The Effects of Gambling on Society

1594 Words May 6th, 2006 7 Pages
As gambling becomes more and more prevalent in today's society, one must look at the positive and negative aspects of the construction of casinos and other gambling establishments. While casinos have been shown to benefit local economies by creating jobs and generating tax revenues, they also lead to many social problems such as increased suicide, crime, accident, and high-school drop out rates. For example, in Indiana, a study shows its ten riverboat casinos are to blame for $1 million worth of crime each week. The upside is that it also brought in $763 million in net revenue in one fiscal year (Study: Despite Problems, 2006). The issue of gambling, and specifically the construction of casinos, is important across the nation as casinos …show more content…
Lastly, in regards to the economic benefits of casinos, opponents say that casinos don't even produce jobs for the city in which the casino is located. In Joliet nearly 60% of the casino's employees live outside the city, and over half live outside the county (Torr, 2002, p.104). Also the statistics that show increase in employment of casinos do not take into account the job creation that would have occurred had the casino not been built. Along with refuting the economical advantages of casinos, opponents of the gambling industry also claim that casinos are the cause of many social problems. These social costs are extremely hard to put in a dollar amount, but that does not mean we don't feel their effect. Nevada, for example has the highest suicide rate in America. It also has among the highest number of accidents per mile driven, and deplorable crime, and high-school drop out rates in the country. Replication studies show that the more available and accessible gambling is, the higher the number of problem gamblers (Pavalko, 2002, p.56). These problem gamblers have a high propensity to commit crimes, especially forgery, theft, embezzlement, and fraud. The American Insurance Institute estimates that 40% of white-collar crime has its roots in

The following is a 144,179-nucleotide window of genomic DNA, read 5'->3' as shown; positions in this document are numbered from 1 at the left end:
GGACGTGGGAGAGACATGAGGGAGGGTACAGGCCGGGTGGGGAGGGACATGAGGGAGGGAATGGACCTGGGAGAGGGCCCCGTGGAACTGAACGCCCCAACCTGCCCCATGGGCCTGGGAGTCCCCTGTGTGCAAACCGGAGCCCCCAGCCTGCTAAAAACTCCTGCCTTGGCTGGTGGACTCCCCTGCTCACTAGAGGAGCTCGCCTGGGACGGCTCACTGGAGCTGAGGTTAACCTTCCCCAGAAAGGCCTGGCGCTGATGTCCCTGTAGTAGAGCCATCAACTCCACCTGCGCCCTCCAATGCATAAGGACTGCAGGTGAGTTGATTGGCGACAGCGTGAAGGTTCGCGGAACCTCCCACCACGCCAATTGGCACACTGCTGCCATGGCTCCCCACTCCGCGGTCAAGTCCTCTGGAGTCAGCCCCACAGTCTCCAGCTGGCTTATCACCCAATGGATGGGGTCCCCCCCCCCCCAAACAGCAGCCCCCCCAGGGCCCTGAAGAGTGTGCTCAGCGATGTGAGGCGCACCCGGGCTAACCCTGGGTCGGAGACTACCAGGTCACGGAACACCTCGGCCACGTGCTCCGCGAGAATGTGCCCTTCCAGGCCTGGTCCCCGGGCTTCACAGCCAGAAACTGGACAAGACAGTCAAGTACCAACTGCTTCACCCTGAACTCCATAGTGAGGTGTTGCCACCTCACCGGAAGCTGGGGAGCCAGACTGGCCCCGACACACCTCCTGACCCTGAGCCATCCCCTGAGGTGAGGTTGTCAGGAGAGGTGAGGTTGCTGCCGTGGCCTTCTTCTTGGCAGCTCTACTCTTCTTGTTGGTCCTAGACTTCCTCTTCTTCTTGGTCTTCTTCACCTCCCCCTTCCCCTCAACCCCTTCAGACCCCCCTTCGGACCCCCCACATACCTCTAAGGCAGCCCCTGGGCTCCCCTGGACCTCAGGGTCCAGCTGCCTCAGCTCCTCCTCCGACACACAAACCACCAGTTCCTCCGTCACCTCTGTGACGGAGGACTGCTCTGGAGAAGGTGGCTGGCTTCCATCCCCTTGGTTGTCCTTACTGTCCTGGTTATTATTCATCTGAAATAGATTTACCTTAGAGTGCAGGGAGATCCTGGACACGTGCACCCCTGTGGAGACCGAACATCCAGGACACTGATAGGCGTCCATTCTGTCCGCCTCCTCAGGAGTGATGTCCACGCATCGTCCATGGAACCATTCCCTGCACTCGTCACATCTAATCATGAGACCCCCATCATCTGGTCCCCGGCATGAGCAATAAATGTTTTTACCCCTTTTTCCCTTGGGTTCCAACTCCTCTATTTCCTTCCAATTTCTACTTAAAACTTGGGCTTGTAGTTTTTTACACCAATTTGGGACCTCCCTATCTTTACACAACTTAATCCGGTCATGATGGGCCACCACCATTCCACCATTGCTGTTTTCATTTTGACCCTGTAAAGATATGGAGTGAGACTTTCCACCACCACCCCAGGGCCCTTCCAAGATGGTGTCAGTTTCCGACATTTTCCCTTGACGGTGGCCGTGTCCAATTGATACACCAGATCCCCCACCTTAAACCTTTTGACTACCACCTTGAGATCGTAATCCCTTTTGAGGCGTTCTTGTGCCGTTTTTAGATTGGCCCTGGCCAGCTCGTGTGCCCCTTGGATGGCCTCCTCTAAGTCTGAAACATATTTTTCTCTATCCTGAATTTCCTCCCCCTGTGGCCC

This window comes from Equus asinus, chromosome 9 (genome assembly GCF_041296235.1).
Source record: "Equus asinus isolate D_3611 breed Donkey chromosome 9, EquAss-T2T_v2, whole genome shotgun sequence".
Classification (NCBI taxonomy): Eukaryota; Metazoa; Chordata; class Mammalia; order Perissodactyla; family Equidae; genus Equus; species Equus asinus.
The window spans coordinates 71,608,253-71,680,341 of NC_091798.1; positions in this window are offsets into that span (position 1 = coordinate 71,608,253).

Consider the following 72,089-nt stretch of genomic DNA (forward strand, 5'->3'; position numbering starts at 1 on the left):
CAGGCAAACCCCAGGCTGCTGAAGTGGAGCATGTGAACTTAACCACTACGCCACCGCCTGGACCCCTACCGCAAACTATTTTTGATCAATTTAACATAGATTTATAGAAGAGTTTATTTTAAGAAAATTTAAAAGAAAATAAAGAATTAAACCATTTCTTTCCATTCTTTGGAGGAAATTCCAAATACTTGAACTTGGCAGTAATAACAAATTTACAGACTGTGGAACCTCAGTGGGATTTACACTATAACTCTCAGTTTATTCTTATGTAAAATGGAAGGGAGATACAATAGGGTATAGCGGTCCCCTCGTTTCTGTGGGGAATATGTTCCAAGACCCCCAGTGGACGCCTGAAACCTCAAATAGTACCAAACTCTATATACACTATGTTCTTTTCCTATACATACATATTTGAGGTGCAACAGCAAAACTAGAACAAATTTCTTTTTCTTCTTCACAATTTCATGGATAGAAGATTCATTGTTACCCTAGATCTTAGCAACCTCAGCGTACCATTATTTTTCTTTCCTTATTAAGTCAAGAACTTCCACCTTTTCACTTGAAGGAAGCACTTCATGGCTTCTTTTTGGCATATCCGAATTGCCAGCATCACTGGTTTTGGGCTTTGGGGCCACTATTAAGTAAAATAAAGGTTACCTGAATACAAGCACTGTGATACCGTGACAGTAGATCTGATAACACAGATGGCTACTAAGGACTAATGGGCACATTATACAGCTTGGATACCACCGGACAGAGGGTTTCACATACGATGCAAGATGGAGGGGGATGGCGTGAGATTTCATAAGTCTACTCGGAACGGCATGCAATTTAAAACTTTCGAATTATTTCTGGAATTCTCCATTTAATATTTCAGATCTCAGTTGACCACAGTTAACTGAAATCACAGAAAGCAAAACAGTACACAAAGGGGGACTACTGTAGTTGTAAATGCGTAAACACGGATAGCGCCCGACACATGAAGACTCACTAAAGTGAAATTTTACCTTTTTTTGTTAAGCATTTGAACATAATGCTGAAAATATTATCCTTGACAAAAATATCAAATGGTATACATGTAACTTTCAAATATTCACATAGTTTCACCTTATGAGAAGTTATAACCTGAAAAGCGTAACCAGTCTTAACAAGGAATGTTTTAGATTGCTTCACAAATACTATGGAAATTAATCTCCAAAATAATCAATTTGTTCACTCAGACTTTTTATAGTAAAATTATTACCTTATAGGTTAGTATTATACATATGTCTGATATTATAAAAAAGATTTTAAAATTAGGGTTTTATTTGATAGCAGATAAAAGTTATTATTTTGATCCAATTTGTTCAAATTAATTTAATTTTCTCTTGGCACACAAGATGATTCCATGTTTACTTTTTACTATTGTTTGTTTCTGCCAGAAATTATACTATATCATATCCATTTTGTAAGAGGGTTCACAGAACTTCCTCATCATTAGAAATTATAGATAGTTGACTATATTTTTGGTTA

Open Document